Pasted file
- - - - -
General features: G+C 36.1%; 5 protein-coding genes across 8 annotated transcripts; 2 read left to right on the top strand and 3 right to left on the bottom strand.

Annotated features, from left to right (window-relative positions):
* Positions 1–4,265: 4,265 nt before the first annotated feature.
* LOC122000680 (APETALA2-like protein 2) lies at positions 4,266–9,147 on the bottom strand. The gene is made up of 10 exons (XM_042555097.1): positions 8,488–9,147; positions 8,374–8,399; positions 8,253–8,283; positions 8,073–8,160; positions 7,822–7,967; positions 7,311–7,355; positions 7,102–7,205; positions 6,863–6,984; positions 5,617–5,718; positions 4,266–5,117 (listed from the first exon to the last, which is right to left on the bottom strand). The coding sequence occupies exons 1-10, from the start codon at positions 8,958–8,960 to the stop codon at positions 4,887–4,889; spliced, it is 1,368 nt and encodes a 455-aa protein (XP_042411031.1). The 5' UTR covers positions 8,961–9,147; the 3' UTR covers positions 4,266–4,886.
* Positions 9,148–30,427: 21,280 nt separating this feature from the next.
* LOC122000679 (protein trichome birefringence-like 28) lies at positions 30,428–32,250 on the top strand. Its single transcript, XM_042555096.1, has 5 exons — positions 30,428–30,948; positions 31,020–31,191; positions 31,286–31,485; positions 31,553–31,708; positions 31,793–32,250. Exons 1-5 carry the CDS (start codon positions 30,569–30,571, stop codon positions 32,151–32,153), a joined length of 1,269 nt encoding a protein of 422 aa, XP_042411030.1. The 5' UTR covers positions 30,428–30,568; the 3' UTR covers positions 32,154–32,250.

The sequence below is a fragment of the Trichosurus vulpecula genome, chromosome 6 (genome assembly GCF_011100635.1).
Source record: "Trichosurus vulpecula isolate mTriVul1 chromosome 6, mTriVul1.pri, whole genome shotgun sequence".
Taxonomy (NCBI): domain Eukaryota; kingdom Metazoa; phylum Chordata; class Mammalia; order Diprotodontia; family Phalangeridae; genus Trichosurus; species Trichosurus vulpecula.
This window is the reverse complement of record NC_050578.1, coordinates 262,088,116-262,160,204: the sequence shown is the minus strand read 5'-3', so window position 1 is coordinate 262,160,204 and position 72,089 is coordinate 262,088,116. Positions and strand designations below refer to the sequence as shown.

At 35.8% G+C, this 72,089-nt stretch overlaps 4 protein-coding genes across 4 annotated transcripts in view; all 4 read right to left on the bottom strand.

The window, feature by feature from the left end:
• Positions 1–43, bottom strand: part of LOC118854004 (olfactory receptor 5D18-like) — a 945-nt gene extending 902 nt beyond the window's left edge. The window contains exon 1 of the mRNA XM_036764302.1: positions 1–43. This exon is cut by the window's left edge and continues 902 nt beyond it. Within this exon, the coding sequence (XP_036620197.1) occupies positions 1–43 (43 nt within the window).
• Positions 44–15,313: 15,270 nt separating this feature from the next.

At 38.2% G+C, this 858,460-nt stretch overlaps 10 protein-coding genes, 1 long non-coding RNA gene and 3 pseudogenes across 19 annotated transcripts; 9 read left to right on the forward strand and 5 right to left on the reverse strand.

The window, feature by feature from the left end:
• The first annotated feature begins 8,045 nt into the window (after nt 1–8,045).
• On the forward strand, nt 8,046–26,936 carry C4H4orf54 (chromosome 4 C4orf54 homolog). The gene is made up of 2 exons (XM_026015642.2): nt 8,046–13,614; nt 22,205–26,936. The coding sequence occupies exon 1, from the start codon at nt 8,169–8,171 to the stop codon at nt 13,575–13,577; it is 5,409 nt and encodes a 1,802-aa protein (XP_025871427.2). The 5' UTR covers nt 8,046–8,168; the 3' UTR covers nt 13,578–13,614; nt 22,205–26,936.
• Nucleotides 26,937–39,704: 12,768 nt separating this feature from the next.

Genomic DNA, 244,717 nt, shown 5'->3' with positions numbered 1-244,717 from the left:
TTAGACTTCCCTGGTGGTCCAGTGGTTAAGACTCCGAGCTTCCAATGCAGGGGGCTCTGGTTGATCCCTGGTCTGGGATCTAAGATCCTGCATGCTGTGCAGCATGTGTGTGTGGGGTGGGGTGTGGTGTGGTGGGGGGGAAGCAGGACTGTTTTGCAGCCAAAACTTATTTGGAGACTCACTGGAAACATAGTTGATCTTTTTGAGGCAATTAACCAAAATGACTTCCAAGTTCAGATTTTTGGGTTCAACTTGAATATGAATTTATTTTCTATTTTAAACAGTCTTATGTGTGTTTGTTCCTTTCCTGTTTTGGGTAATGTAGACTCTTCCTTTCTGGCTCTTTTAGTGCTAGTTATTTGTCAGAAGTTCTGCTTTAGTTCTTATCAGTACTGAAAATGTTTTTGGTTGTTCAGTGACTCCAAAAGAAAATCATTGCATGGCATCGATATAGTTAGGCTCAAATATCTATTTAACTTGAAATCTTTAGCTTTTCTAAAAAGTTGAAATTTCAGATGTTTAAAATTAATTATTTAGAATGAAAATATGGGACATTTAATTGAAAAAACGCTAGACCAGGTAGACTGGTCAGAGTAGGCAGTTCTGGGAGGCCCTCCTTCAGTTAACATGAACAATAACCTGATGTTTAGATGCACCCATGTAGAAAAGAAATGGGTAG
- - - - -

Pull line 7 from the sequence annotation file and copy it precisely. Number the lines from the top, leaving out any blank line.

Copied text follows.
The sequence below is a fragment of the Trichosurus vulpecula genome, chromosome 6 (genome assembly GCF_011100635.1).